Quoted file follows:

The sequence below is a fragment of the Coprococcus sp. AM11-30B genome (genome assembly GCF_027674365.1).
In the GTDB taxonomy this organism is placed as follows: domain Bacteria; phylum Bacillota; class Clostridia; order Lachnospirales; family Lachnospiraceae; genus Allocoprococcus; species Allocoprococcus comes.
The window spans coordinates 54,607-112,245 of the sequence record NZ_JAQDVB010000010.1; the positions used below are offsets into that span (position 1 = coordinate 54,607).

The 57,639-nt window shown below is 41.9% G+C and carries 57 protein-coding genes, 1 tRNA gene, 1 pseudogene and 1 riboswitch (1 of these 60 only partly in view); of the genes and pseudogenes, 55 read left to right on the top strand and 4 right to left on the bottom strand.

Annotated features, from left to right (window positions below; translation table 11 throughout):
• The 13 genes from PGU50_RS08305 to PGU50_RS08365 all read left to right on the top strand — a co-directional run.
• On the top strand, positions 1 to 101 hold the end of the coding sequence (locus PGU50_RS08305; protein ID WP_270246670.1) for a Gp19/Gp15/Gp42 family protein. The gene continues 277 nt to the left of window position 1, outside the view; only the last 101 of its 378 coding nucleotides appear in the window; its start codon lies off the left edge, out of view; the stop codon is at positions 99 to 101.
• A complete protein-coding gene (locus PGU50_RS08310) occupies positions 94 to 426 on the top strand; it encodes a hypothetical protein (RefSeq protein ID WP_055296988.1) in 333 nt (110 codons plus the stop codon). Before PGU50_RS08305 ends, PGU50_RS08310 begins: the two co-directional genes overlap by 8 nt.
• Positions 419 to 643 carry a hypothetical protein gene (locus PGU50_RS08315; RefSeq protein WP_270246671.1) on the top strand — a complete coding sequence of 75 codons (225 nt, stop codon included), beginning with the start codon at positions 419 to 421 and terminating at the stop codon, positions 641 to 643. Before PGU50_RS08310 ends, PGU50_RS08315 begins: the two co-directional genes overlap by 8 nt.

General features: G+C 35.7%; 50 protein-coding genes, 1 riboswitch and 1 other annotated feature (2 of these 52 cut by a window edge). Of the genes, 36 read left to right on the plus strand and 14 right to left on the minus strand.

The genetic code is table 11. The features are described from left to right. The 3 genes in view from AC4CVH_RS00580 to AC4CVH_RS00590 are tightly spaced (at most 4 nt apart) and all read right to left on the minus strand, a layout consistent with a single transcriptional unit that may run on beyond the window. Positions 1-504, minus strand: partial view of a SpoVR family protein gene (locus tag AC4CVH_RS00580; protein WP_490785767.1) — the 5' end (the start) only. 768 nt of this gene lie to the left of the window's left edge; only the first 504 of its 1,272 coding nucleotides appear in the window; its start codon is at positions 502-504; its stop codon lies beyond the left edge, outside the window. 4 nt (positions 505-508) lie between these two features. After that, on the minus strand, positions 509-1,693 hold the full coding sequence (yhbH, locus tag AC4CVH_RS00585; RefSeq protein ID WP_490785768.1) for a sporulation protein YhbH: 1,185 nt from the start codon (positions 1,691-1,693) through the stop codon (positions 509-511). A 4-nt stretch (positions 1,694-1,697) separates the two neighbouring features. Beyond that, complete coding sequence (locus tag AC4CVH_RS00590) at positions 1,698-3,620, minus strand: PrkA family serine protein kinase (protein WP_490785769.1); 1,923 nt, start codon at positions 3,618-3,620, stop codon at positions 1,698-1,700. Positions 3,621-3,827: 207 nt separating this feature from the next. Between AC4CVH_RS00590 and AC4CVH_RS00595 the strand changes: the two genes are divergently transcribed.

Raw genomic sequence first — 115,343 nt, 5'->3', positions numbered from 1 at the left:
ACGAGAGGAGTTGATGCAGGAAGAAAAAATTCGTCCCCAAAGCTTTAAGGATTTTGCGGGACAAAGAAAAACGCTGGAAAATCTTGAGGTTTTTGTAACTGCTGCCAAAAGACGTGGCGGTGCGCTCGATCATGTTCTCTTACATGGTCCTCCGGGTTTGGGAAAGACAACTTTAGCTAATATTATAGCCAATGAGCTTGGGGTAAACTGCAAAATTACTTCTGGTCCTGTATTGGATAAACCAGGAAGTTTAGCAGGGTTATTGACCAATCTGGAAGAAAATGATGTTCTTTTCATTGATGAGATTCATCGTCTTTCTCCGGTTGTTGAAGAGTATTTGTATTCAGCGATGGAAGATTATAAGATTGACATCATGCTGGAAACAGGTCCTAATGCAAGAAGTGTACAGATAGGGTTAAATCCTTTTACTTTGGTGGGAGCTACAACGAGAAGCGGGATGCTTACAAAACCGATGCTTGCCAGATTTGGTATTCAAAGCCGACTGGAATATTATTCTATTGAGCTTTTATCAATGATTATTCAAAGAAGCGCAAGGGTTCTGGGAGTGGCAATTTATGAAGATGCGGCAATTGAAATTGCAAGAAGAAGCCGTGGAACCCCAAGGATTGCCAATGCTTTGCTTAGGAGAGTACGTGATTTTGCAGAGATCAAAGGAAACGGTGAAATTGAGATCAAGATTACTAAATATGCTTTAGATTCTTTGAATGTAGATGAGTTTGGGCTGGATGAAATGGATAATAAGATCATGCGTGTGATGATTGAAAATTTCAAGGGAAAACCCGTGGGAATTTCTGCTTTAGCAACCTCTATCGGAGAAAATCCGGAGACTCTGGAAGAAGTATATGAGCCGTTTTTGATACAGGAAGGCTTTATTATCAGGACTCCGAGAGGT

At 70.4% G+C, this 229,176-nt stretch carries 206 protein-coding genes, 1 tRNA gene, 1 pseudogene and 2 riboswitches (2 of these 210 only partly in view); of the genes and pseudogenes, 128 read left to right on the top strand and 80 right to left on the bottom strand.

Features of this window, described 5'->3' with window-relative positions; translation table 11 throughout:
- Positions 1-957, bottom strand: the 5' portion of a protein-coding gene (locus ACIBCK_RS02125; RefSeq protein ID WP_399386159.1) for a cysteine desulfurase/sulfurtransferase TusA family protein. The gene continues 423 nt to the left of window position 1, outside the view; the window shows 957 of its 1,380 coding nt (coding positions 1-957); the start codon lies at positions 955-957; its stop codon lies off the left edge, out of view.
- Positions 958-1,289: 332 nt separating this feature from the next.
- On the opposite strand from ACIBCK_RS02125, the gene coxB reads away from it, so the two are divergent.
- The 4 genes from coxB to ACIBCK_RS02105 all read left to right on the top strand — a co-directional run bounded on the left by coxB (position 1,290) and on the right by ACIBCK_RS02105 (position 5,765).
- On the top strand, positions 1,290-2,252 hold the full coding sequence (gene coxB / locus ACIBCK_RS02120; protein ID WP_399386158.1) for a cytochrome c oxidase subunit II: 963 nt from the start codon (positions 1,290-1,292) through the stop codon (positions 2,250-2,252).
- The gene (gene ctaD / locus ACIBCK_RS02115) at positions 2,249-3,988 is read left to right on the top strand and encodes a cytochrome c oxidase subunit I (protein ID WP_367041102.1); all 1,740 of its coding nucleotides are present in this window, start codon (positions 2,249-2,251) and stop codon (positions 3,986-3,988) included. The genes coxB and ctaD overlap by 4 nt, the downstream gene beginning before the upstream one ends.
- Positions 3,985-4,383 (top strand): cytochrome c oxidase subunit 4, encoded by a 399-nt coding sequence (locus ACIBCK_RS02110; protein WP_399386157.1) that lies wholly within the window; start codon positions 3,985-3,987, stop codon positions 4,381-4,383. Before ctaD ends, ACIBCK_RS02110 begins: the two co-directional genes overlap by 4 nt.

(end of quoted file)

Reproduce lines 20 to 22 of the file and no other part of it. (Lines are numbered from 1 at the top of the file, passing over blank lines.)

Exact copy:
- On the top strand, positions 1,290-2,252 hold the full coding sequence (gene coxB / locus ACIBCK_RS02120; protein ID WP_399386158.1) for a cytochrome c oxidase subunit II: 963 nt from the start codon (positions 1,290-1,292) through the stop codon (positions 2,250-2,252).
- The gene (gene ctaD / locus ACIBCK_RS02115) at positions 2,249-3,988 is read left to right on the top strand and encodes a cytochrome c oxidase subunit I (protein ID WP_367041102.1); all 1,740 of its coding nucleotides are present in this window, start codon (positions 2,249-2,251) and stop codon (positions 3,986-3,988) included. The genes coxB and ctaD overlap by 4 nt, the downstream gene beginning before the upstream one ends.
- Positions 3,985-4,383 (top strand): cytochrome c oxidase subunit 4, encoded by a 399-nt coding sequence (locus ACIBCK_RS02110; protein WP_399386157.1) that lies wholly within the window; start codon positions 3,985-3,987, stop codon positions 4,381-4,383. Before ctaD ends, ACIBCK_RS02110 begins: the two co-directional genes overlap by 4 nt.